Some States Find Ways To Restore Cut Food Stamp Funding
ARUN RATH, HOST:
It's ALL THINGS CONSIDERED from NPR West. I'm Arun Rath.
Last month, President Obama made a special trip to Michigan to sign the farm bill, finally passed after two years of disagreement in Congress. One important clause said to take effect this month is a major cut to food stamps. The Congressional Budget Office has estimated the cuts would affect about 850,000 households, saving about $8.5 billion over the next 10 years. That cut was achieved by closing what some see as a loophole regarding who qualifies for the program.
Craig LeMoult of member station WSHU reports at least two states are trying to rescue funding by opening that loophole back up.
CRAIG LEMOULT, BYLINE: Patricia Stuart of New Haven visited a food pantry this week for some help with her groceries. She gets $189 a month in food stamps. When the farm bill passed, it meant Stuart was due for a cut.
PATRICIA STUART: I really don't know how I would have been able to purchase, you know, the things that I need. And I'm one person. So God forbid the people with children.
LEMOULT: But Connecticut's Democratic Governor Dannel Malloy managed to stop that cut in food stamps, benefits that are provided by a federal program called SNAP. Stuart says she wants to give him a hug.
STUART: And tell him thank you, because, you know, it's hard. It's really hard.
LEMOULT: To understand just how the governor managed to stop the cut, you need to understand a little about how the state is maximizing the amount of food stamps people like Stuart are getting. It turns out the federal government gives more in SNAP benefits to people if they also qualify for a state-administered program to help pay for heating their homes. But not every food stamp household pays a heating bill. For many, it's included in rent. What Connecticut's been doing is to give households like that the hefty sum of a dollar a year in heating assistance, just so they'll qualify for the boost in federal SNAP benefits.
And Connecticut isn't alone. At least 14 other so-called Heat and Eat states are doing the same thing. The farm bill sought to stop that practice by saying people can only get the extra SNAP money if they're getting at least $20 a year in heating assistance. So here's what Governor Malloy decided to do.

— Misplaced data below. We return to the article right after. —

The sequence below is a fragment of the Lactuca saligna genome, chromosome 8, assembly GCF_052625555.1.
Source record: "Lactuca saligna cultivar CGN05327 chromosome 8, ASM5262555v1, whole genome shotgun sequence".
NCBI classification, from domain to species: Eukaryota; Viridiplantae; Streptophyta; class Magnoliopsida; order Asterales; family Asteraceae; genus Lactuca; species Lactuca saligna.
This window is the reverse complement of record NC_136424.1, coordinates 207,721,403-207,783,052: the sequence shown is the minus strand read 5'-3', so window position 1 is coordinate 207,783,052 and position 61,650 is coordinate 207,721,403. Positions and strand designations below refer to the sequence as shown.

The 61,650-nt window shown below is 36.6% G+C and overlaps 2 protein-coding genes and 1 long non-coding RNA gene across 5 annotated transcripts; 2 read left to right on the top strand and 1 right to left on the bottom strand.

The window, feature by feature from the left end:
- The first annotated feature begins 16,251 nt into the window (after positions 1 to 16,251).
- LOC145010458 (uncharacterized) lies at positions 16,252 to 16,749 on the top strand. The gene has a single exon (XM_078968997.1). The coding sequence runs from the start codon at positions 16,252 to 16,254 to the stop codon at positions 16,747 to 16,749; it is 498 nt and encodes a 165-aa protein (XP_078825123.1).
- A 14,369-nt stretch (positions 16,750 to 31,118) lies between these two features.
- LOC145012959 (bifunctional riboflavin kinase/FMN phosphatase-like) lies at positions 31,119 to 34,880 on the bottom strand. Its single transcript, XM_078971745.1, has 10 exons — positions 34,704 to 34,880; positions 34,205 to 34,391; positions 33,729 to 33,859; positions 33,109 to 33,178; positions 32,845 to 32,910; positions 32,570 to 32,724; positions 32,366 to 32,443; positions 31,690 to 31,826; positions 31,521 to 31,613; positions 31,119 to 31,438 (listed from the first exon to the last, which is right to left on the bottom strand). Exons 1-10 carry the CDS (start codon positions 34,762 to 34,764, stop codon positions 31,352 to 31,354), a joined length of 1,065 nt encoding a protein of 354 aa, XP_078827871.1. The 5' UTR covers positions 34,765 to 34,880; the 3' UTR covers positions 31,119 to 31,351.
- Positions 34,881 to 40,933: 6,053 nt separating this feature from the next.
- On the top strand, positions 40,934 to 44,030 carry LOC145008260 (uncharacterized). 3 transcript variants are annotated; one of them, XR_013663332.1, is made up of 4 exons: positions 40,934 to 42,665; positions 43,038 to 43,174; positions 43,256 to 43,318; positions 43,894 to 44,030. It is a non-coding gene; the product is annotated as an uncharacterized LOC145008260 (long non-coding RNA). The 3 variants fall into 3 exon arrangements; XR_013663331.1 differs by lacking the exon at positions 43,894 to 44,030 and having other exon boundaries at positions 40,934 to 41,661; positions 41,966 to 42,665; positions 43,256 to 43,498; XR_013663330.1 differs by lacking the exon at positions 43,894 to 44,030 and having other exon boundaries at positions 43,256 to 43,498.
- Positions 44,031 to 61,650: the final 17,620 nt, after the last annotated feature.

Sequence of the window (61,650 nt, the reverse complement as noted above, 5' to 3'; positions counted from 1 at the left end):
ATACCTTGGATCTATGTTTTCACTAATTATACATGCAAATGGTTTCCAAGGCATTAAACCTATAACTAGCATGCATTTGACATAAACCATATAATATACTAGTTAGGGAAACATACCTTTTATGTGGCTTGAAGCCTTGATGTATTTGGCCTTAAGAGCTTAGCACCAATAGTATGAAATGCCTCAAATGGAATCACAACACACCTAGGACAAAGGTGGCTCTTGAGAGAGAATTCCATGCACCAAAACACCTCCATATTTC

GOVERNOR DANNEL MALLOY: Our minimum benefit will now be $20.01. It is technically within the legislation, and it is in the spirit of the legislation.
LEMOULT: Malloy says that's because they're just trying to keep providing the help that people need, with less and less coming from the federal government. He says it's not cheating the system since they're meeting the requirements in the farm bill.
MALLOY: I mean, they gave us a road map, and I'm following it.
LEMOULT: This week, New York's Democratic Governor Andrew Cuomo followed that road map, too, and wound up in the same place. By boosting home heating assistance, Cuomo says he's preserving $457 million in federal SNAP benefits for nearly 300,000 households.
Of course, not everybody's thrilled that the cuts are being restored. Rachel Sheffield is a policy analyst with the conservative Heritage Foundation. She says the whole SNAP program needs to be reformed, and at the very least, states like Connecticut and New York shouldn't be allowed to exploit the program.
RACHEL SHEFFIELD: This is basically, you know, a scheme that the states are using. It's a loophole, and it is permissible, technically by law, but it's something that, you know, states have found that they can use to pull down more federal dollars. You know, over the years, states have paid less and less into welfare programs. And so, you know, again, there's really no accountability on their part for how much is being spent on this program.
LEMOULT: Connecticut Governor Malloy says he's not exploiting anything.
MALLOY: I think we're taking the appropriate steps to make sure that our children are fed, that our families are intact, that we continue to see struggling families get the aid that they need, in spite of Republicans in the Congress.
LEMOULT: Malloy says he suspects a number of governors, mostly Democrats, will follow his example. For NPR News, I'm Craig LeMoult in Connecticut. Transcript provided by NPR, Copyright NPR.